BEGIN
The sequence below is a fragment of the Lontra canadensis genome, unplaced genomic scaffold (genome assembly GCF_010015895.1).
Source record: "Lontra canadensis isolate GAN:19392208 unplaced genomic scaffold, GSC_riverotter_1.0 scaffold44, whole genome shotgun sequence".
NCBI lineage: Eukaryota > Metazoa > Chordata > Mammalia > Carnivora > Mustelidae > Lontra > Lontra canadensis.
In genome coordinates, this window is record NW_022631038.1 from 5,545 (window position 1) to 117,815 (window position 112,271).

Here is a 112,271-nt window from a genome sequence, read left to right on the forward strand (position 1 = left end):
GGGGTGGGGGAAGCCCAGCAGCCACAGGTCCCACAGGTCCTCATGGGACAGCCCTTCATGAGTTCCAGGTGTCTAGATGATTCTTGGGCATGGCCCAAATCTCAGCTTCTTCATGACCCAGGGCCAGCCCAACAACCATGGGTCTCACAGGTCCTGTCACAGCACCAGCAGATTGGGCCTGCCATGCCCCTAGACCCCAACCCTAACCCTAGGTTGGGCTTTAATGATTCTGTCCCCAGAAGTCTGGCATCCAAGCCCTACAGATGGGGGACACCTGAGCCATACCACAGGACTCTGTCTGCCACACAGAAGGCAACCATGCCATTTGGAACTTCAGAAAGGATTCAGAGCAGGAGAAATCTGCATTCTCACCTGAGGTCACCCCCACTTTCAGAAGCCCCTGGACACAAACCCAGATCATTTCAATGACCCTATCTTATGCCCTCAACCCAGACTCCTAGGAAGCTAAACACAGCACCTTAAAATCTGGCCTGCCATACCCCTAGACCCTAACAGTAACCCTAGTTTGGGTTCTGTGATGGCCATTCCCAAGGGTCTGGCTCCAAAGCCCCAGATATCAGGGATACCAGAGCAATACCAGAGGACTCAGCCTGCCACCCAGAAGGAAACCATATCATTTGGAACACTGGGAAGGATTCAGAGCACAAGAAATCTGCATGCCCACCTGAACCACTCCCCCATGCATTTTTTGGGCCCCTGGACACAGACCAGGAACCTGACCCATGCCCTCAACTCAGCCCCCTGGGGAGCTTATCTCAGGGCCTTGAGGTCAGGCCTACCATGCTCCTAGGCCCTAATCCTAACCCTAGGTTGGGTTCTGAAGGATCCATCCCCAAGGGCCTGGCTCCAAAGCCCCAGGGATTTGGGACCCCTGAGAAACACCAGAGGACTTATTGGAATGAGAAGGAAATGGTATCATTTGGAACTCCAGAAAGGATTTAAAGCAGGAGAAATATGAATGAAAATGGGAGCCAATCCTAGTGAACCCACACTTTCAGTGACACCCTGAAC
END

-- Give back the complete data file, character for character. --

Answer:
The sequence below is a fragment of the Lontra canadensis genome, unplaced genomic scaffold (genome assembly GCF_010015895.1).
Source record: "Lontra canadensis isolate GAN:19392208 unplaced genomic scaffold, GSC_riverotter_1.0 scaffold44, whole genome shotgun sequence".
NCBI lineage: Eukaryota > Metazoa > Chordata > Mammalia > Carnivora > Mustelidae > Lontra > Lontra canadensis.
In genome coordinates, this window is record NW_022631038.1 from 5,545 (window position 1) to 117,815 (window position 112,271).

Here is a 112,271-nt window from a genome sequence, read left to right on the forward strand (position 1 = left end):
GGGGTGGGGGAAGCCCAGCAGCCACAGGTCCCACAGGTCCTCATGGGACAGCCCTTCATGAGTTCCAGGTGTCTAGATGATTCTTGGGCATGGCCCAAATCTCAGCTTCTTCATGACCCAGGGCCAGCCCAACAACCATGGGTCTCACAGGTCCTGTCACAGCACCAGCAGATTGGGCCTGCCATGCCCCTAGACCCCAACCCTAACCCTAGGTTGGGCTTTAATGATTCTGTCCCCAGAAGTCTGGCATCCAAGCCCTACAGATGGGGGACACCTGAGCCATACCACAGGACTCTGTCTGCCACACAGAAGGCAACCATGCCATTTGGAACTTCAGAAAGGATTCAGAGCAGGAGAAATCTGCATTCTCACCTGAGGTCACCCCCACTTTCAGAAGCCCCTGGACACAAACCCAGATCATTTCAATGACCCTATCTTATGCCCTCAACCCAGACTCCTAGGAAGCTAAACACAGCACCTTAAAATCTGGCCTGCCATACCCCTAGACCCTAACAGTAACCCTAGTTTGGGTTCTGTGATGGCCATTCCCAAGGGTCTGGCTCCAAAGCCCCAGATATCAGGGATACCAGAGCAATACCAGAGGACTCAGCCTGCCACCCAGAAGGAAACCATATCATTTGGAACACTGGGAAGGATTCAGAGCACAAGAAATCTGCATGCCCACCTGAACCACTCCCCCATGCATTTTTTGGGCCCCTGGACACAGACCAGGAACCTGACCCATGCCCTCAACTCAGCCCCCTGGGGAGCTTATCTCAGGGCCTTGAGGTCAGGCCTACCATGCTCCTAGGCCCTAATCCTAACCCTAGGTTGGGTTCTGAAGGATCCATCCCCAAGGGCCTGGCTCCAAAGCCCCAGGGATTTGGGACCCCTGAGAAACACCAGAGGACTTATTGGAATGAGAAGGAAATGGTATCATTTGGAACTCCAGAAAGGATTTAAAGCAGGAGAAATATGAATGAAAATGGGAGCCAATCCTAGTGAACCCACACTTTCAGTGACACCCTGAAC